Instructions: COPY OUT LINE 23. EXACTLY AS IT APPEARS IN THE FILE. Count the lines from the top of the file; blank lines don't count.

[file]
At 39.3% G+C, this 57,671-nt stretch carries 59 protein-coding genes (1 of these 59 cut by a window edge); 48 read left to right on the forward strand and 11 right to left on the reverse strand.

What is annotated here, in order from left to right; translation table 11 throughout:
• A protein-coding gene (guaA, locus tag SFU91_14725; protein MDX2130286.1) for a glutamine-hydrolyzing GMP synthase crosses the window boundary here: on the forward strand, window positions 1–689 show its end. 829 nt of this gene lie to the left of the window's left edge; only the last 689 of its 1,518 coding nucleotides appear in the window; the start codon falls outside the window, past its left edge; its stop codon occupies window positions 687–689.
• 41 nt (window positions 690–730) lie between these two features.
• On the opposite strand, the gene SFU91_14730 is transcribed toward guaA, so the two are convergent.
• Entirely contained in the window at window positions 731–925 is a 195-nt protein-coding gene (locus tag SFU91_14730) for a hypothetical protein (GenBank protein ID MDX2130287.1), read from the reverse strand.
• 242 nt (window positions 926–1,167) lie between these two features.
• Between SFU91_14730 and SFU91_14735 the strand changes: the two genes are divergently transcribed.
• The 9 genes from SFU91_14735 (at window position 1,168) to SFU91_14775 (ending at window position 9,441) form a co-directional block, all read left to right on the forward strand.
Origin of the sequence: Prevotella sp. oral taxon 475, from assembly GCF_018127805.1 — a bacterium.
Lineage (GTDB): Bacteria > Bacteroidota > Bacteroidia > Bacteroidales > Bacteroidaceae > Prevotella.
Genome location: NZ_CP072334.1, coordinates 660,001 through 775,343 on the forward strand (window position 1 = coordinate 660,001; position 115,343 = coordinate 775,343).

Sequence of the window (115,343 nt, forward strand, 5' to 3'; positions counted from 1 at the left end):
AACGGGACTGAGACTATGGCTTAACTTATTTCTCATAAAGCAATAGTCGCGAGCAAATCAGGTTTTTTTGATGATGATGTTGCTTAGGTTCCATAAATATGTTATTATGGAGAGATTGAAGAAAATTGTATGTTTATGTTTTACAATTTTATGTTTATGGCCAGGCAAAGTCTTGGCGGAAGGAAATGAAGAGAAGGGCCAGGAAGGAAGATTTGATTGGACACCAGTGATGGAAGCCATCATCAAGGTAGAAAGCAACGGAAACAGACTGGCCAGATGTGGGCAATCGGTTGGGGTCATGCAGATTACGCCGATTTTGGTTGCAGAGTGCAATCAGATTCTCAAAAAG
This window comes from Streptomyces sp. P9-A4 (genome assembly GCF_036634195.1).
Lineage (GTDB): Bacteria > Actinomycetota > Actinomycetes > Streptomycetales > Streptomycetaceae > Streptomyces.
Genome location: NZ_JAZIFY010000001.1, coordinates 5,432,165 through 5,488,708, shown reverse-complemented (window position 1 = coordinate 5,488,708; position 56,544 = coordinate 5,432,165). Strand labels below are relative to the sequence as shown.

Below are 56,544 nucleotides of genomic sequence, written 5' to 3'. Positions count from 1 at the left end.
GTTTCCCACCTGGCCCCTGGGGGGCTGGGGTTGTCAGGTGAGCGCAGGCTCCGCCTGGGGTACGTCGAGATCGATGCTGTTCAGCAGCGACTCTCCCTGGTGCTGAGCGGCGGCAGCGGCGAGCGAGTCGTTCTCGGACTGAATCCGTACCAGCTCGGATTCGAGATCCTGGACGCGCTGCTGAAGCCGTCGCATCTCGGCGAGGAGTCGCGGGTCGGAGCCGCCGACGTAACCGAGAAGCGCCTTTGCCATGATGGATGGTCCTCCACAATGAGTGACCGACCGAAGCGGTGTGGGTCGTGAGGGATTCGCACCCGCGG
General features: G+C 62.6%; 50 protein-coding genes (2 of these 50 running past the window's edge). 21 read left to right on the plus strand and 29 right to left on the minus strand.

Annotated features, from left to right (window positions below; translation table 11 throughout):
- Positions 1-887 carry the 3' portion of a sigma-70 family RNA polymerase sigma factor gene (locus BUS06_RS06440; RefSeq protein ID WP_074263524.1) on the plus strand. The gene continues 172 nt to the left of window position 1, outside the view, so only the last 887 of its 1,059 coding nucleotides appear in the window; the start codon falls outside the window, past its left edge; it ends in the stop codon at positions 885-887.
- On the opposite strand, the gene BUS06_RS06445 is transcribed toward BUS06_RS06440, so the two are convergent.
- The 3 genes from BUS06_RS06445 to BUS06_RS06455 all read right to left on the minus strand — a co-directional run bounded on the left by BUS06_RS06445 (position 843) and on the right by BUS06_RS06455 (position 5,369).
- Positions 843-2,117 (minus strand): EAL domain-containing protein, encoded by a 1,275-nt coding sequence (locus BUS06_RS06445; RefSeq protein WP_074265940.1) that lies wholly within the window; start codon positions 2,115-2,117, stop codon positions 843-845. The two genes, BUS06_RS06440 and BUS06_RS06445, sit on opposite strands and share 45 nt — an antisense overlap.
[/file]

- On the opposite strand, the gene BUS06_RS06445 is transcribed toward BUS06_RS06440, so the two are convergent.